Ancient & antique silver and gold thimbles

Victorian Sterling Silver Anglo-Indian Thimble, ca. 1890

Victorian sterling silver Anglo-Indian thimble from the time of the British Raj and made for the British market, ca. 1880-1900.

Not marked but tests as sterling.

Body decorated with repoussé work flowers and scrolls over a border of leaves. Beaded rim. Crown chased with a cross hatched pattern.

In original condition – not perfectly round but free of holes, dents and damage.

Looks quite naïvely made and charmingly ‘wonky’!

Height approx. 2.3 cm; internal base diameter 1.5 cm; weighs 4.8 grams.

Victorian Sterling Silver Forget-Me-Not
Keepsake Thimble, ca. 1850

 

Mid 19th century sterling silver ‘Forget-Me-Not’ keepsake thimble.

Plain knurled top over a stylised half leaf border, prick dot vacant cartouche and linear bands with the lettering FORGET ME NOT in relief on a reeded background. Faceted turn over rim.

There are no identifying marks (silver thimbles were not commonly hallmarked until the 1880s) though tests sterling silver.

A couple of needle scratches though otherwise in excellent condition – in round and free of holes, dents, damage and repairs.

Height approx. 2.5 cm; base diameter approx. 1.5 cm; weight 3 grams.

American Silver thimbles 1900′

2 Antique Sterling Silver Thimbles

 

 American * Circa 1880-90s

 

One of these sterling silver thimbles is made by Ketcham & McDougall.
Their logo is stamped inside the top along with ‘Sterling’.
The size (10) is on the band.
Thimbles with this band are shown on p. 70 (plate 39) of Gay Ann Rogers’ book American Silver Thimbles and she calls it ‘engraved band with abstract flowers’.
The condition is excellent, crisp and in round with no holes or other damage.

The second thimble was made by Stern Bros. and has a scrolling design with a beaded rim.

It is a size 9 and has the Stern Bros.
‘S’ logo inside the top and their anchor mark on the band.
It is also in excellent condition with no holes or damage.
Neither thimble has personalization.

Finland silver thimble

 

Finnish 813 Silver Steel Top Thimble,
Samuel Mika Westerlund, 1923

 

DESCRIPTION

Vintage silver thimble from Finland. Plain body, turn over rim and waffle pattern steel top. Engraved with a cartouche – set at angle and flanked by leaves and scrolls. The name Senja is engraved inside the cartouche. Marked under the crown: SMW for Samuel Mika Westerlund (in business 1891-1940), National Crown mark, 813H (813/1000 silver purity mark) and the date code S.5 for 1923. Additionally – just inside the rim – there is another mark – possibly 9 and most probably a size number. In good used condition – not perfectly round and a few needle dings and scratches but free of holes and major damage. Height approx. 2.1 cm; internal base diameter approx. 1.5 cm; weight 3.2 grams.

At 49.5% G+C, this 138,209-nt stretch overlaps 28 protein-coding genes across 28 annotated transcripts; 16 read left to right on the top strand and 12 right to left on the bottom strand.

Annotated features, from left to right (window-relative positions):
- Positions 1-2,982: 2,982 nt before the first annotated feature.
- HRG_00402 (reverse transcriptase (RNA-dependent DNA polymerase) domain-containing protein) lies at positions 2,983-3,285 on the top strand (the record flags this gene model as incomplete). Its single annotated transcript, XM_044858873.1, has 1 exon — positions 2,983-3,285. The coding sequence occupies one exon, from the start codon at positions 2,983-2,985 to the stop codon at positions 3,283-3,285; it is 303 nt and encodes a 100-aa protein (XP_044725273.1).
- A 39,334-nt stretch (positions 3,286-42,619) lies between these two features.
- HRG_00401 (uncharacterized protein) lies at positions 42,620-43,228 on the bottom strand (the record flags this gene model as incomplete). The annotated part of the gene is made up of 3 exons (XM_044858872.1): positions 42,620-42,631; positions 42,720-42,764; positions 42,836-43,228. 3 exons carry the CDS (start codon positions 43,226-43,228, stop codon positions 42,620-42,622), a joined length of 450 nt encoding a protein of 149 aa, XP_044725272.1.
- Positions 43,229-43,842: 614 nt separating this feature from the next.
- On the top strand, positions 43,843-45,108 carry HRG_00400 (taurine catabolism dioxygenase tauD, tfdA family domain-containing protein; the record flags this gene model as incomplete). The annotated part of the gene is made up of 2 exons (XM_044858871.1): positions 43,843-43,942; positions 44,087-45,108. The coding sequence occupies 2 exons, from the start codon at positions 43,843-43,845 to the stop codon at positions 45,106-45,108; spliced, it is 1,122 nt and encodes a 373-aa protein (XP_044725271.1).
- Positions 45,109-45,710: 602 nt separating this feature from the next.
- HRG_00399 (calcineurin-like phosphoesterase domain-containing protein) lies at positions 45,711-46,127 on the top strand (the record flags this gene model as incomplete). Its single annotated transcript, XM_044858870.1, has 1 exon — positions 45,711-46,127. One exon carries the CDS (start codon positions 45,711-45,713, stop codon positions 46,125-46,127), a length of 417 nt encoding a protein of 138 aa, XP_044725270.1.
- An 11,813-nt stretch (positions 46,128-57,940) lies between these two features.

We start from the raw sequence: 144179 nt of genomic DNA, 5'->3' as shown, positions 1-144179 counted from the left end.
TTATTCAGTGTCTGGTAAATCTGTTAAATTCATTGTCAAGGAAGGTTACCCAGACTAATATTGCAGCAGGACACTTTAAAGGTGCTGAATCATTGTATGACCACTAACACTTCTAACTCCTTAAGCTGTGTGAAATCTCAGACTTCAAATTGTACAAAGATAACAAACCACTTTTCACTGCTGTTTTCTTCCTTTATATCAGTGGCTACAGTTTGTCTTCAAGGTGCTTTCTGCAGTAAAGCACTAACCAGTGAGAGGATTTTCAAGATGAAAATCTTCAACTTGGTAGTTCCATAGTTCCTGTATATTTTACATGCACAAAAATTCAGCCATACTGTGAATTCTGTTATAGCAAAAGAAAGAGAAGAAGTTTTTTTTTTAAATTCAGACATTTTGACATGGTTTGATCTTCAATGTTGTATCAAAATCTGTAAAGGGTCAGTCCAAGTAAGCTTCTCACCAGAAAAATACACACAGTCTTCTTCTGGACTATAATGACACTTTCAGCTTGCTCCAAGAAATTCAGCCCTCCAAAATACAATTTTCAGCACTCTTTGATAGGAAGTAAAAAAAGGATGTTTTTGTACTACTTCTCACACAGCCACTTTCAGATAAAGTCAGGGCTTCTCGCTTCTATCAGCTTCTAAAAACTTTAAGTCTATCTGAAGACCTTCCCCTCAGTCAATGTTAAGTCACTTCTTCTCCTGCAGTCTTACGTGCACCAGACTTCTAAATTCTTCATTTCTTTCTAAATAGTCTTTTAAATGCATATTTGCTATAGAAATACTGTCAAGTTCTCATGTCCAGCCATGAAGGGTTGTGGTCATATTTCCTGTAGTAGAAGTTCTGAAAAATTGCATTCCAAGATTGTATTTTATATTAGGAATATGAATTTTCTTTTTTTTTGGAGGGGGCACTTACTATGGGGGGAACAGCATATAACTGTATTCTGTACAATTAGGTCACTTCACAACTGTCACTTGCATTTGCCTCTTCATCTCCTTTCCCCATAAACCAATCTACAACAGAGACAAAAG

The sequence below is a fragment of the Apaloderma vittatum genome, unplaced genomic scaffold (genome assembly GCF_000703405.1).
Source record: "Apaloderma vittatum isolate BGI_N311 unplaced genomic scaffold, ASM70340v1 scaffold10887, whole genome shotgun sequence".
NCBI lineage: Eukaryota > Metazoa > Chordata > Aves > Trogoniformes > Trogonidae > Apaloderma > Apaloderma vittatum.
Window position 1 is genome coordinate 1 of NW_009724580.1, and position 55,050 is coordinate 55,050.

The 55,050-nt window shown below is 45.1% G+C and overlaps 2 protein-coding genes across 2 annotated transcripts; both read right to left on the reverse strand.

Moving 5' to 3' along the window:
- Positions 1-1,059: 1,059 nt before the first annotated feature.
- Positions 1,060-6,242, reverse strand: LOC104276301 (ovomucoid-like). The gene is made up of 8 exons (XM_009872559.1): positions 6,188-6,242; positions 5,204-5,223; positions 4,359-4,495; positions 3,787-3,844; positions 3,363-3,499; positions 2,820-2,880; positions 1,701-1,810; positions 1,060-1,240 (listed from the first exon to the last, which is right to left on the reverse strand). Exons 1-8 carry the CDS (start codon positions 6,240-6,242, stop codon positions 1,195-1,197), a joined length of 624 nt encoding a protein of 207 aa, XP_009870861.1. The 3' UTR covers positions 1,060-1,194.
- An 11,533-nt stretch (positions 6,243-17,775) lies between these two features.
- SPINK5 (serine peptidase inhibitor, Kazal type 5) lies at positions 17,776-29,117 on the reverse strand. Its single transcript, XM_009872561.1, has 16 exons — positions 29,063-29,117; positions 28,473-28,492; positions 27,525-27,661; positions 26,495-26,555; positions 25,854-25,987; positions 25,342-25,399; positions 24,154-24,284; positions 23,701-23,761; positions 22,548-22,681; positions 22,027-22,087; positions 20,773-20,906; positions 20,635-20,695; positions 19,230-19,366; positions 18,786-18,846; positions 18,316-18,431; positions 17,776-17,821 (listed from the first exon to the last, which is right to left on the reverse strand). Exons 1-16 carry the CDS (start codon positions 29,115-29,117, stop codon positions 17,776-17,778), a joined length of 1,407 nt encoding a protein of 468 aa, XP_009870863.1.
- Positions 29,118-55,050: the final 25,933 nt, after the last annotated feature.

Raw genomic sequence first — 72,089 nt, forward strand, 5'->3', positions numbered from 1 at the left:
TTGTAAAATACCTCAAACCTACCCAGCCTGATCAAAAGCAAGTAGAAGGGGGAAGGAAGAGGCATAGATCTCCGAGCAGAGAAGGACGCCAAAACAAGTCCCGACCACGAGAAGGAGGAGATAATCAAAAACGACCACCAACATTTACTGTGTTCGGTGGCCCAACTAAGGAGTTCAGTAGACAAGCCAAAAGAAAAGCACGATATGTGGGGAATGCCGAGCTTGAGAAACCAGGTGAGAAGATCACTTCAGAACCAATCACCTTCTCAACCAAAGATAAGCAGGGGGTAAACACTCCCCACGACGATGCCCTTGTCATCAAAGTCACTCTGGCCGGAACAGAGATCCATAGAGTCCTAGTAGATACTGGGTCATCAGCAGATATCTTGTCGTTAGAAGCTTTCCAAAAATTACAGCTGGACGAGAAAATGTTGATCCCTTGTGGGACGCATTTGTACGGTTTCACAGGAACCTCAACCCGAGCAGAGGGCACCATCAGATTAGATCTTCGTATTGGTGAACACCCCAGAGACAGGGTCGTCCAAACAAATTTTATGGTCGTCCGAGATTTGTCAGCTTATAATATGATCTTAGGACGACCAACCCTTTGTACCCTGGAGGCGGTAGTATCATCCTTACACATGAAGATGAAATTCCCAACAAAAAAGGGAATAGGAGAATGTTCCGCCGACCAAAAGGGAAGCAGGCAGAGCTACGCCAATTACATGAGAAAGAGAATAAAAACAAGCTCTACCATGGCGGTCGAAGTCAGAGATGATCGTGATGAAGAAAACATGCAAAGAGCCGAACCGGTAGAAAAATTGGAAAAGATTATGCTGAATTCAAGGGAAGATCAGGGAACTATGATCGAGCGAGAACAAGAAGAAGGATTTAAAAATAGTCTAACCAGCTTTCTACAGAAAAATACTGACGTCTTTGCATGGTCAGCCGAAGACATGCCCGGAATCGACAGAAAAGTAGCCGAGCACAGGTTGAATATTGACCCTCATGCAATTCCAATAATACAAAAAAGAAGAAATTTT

Dorcas’

Early Charles Horner Dorcas Thimble, LOUISE
Pattern, RD 127211, ca 1889 – 1905

DESCRIPTION

Early size 9 steel-cored, silver clad, dome top Louise pattern Dorcas thimble. Made by Charles Horner ca. 1889 – 1905. Marked RD. 127211 (the Louise pattern design number registered by Charles Horner on June 18, 1889), PAT. (Patent) and 9 (the size) on the rim. Like all early Dorcas thimbles this thimble is not marked “DORCAS”. Not perfectly round at the opening but otherwise in very good used condition – free of holes, dents, damage and repairs. Height approx. 2.3 cm; internal base diameter approx 1.5 cm; weight 8 grams.

For more information about Early Dorcas and other steel-cored, silver clad thimbles see Identifying Steel-Cored Thimbles by Diane Pelham Burn, Dorset Thimble Society No. 2 1993 and No.3 1997. This particular design can be found on page 3 (No.4) of the 1993 article where the design is described as: ‘interlocking asterisks’.

The ‘Louise’ pattern is documented by Norma Spicer and Diane Pelham Burn in British Registered Design Thimbles, 2003, p.9:

RD No. 112721 registered June 18, 1889 by Charles Homer of Halifax and made by him. It is known as the ‘Louise’ pattern and shows rows of vertical and horizontal asterisks. This pattern was used by Horner on both his Dorcas and silver thimbles and is a common design.

CHARLES HORNER

Charles Horner, the son of a weaver, was born in 1837 (the year Queen Victoria acceded to the throne) and died in 1896. Charles was the founder of the unique Halifax jewellery business and achieved much in his 59 years with his innovation and undoubted marketing skills. He laid the foundations of a thriving business which survived two world wars only to be closed in the late 20th century.

The Charles Horner factory in Halifax produced a wide range of products during the 20th century. These included bangles, buttons and badges, bracelets, art nouveau pendants, brooches and hatpins, cufflinks, earrings, charms and other jewellery and giftware.

Nineteenth century dowagers, dames and daughters often hurt their fingers when their sewing needles penetrated the soft silver thimbles – until Charles Horner came to their rescue. He hit on the brilliantly simple, but very effective idea of sandwiching a strong steel core between an inner and outer decorated silver shell, which he patented in the 1880s. The durable and safe ‘silver’ thimble was born and was named by Charles Horner as the Dorcas thimble.